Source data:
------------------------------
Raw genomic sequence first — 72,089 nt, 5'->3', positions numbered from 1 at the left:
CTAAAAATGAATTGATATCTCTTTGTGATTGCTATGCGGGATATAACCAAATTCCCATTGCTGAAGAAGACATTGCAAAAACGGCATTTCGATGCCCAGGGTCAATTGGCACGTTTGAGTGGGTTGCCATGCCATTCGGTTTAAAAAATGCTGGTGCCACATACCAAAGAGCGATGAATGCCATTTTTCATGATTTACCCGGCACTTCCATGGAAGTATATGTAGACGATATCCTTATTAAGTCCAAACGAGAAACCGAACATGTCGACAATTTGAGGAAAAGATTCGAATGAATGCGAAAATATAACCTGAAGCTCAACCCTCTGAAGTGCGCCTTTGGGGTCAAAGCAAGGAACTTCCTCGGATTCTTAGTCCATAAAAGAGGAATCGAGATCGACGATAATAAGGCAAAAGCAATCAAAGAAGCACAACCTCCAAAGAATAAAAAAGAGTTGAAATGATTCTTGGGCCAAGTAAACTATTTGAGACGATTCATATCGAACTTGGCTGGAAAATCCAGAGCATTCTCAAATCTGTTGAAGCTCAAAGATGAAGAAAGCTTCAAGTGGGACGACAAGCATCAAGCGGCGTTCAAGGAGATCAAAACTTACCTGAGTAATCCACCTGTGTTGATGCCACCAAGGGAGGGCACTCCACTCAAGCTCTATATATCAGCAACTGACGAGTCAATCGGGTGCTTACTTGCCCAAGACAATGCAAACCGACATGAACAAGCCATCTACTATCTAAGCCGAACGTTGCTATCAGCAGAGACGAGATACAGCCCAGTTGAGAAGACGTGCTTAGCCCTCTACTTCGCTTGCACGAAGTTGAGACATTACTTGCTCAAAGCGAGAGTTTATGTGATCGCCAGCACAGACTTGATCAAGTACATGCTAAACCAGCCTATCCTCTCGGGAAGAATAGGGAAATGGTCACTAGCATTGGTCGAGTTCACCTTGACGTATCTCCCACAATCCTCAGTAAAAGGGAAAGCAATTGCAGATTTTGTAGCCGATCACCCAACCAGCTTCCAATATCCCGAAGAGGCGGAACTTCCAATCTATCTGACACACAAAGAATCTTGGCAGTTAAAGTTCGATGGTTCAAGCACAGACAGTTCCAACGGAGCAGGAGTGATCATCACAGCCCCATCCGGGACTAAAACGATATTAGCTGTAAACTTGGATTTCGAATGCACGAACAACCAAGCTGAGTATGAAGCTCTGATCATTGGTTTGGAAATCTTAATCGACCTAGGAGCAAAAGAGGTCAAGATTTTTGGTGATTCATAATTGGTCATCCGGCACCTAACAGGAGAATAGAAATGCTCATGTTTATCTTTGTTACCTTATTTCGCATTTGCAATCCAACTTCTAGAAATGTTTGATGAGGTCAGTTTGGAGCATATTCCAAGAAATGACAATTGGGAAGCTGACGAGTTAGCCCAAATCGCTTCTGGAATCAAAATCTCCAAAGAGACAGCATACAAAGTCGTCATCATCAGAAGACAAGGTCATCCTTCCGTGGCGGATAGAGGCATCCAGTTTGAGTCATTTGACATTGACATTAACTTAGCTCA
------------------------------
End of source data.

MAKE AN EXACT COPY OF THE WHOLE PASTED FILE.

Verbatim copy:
Raw genomic sequence first — 72,089 nt, 5'->3', positions numbered from 1 at the left:
CTAAAAATGAATTGATATCTCTTTGTGATTGCTATGCGGGATATAACCAAATTCCCATTGCTGAAGAAGACATTGCAAAAACGGCATTTCGATGCCCAGGGTCAATTGGCACGTTTGAGTGGGTTGCCATGCCATTCGGTTTAAAAAATGCTGGTGCCACATACCAAAGAGCGATGAATGCCATTTTTCATGATTTACCCGGCACTTCCATGGAAGTATATGTAGACGATATCCTTATTAAGTCCAAACGAGAAACCGAACATGTCGACAATTTGAGGAAAAGATTCGAATGAATGCGAAAATATAACCTGAAGCTCAACCCTCTGAAGTGCGCCTTTGGGGTCAAAGCAAGGAACTTCCTCGGATTCTTAGTCCATAAAAGAGGAATCGAGATCGACGATAATAAGGCAAAAGCAATCAAAGAAGCACAACCTCCAAAGAATAAAAAAGAGTTGAAATGATTCTTGGGCCAAGTAAACTATTTGAGACGATTCATATCGAACTTGGCTGGAAAATCCAGAGCATTCTCAAATCTGTTGAAGCTCAAAGATGAAGAAAGCTTCAAGTGGGACGACAAGCATCAAGCGGCGTTCAAGGAGATCAAAACTTACCTGAGTAATCCACCTGTGTTGATGCCACCAAGGGAGGGCACTCCACTCAAGCTCTATATATCAGCAACTGACGAGTCAATCGGGTGCTTACTTGCCCAAGACAATGCAAACCGACATGAACAAGCCATCTACTATCTAAGCCGAACGTTGCTATCAGCAGAGACGAGATACAGCCCAGTTGAGAAGACGTGCTTAGCCCTCTACTTCGCTTGCACGAAGTTGAGACATTACTTGCTCAAAGCGAGAGTTTATGTGATCGCCAGCACAGACTTGATCAAGTACATGCTAAACCAGCCTATCCTCTCGGGAAGAATAGGGAAATGGTCACTAGCATTGGTCGAGTTCACCTTGACGTATCTCCCACAATCCTCAGTAAAAGGGAAAGCAATTGCAGATTTTGTAGCCGATCACCCAACCAGCTTCCAATATCCCGAAGAGGCGGAACTTCCAATCTATCTGACACACAAAGAATCTTGGCAGTTAAAGTTCGATGGTTCAAGCACAGACAGTTCCAACGGAGCAGGAGTGATCATCACAGCCCCATCCGGGACTAAAACGATATTAGCTGTAAACTTGGATTTCGAATGCACGAACAACCAAGCTGAGTATGAAGCTCTGATCATTGGTTTGGAAATCTTAATCGACCTAGGAGCAAAAGAGGTCAAGATTTTTGGTGATTCATAATTGGTCATCCGGCACCTAACAGGAGAATAGAAATGCTCATGTTTATCTTTGTTACCTTATTTCGCATTTGCAATCCAACTTCTAGAAATGTTTGATGAGGTCAGTTTGGAGCATATTCCAAGAAATGACAATTGGGAAGCTGACGAGTTAGCCCAAATCGCTTCTGGAATCAAAATCTCCAAAGAGACAGCATACAAAGTCGTCATCATCAGAAGACAAGGTCATCCTTCCGTGGCGGATAGAGGCATCCAGTTTGAGTCATTTGACATTGACATTAACTTAGCTCA